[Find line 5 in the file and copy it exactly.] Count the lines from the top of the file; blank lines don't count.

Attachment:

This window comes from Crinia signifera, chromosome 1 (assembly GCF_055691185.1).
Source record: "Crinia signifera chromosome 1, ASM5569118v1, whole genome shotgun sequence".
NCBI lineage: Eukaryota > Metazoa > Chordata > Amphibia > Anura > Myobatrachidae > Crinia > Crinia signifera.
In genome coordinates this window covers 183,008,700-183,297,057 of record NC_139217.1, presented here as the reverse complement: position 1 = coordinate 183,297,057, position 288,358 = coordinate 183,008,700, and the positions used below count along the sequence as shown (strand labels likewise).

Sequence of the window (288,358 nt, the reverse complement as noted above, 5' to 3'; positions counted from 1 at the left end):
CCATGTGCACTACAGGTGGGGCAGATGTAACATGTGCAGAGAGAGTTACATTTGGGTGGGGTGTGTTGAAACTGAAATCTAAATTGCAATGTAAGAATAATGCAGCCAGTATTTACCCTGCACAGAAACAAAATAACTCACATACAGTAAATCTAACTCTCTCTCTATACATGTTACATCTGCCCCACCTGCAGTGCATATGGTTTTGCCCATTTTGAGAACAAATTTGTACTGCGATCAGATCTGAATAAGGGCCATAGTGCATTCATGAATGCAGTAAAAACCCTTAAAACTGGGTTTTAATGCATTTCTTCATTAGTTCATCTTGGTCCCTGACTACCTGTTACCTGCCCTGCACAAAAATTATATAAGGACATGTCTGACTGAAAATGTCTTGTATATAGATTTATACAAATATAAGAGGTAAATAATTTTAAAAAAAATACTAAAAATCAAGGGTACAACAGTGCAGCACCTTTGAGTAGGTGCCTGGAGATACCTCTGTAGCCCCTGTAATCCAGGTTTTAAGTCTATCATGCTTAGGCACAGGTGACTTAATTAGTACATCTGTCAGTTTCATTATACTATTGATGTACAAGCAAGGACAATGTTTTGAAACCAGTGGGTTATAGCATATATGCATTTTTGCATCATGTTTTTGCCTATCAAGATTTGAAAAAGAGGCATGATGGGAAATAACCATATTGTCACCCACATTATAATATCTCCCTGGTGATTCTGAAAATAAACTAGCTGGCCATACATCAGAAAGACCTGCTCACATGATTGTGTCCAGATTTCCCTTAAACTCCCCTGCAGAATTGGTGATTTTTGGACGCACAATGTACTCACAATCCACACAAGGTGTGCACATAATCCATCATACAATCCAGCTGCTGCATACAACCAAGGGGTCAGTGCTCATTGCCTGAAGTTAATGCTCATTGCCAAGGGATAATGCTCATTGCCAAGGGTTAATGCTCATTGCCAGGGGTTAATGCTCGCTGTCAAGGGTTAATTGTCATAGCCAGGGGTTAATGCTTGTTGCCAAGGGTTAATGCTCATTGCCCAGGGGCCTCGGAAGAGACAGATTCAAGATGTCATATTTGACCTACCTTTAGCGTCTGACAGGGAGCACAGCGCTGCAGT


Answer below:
Sequence of the window (288,358 nt, the reverse complement as noted above, 5' to 3'; positions counted from 1 at the left end):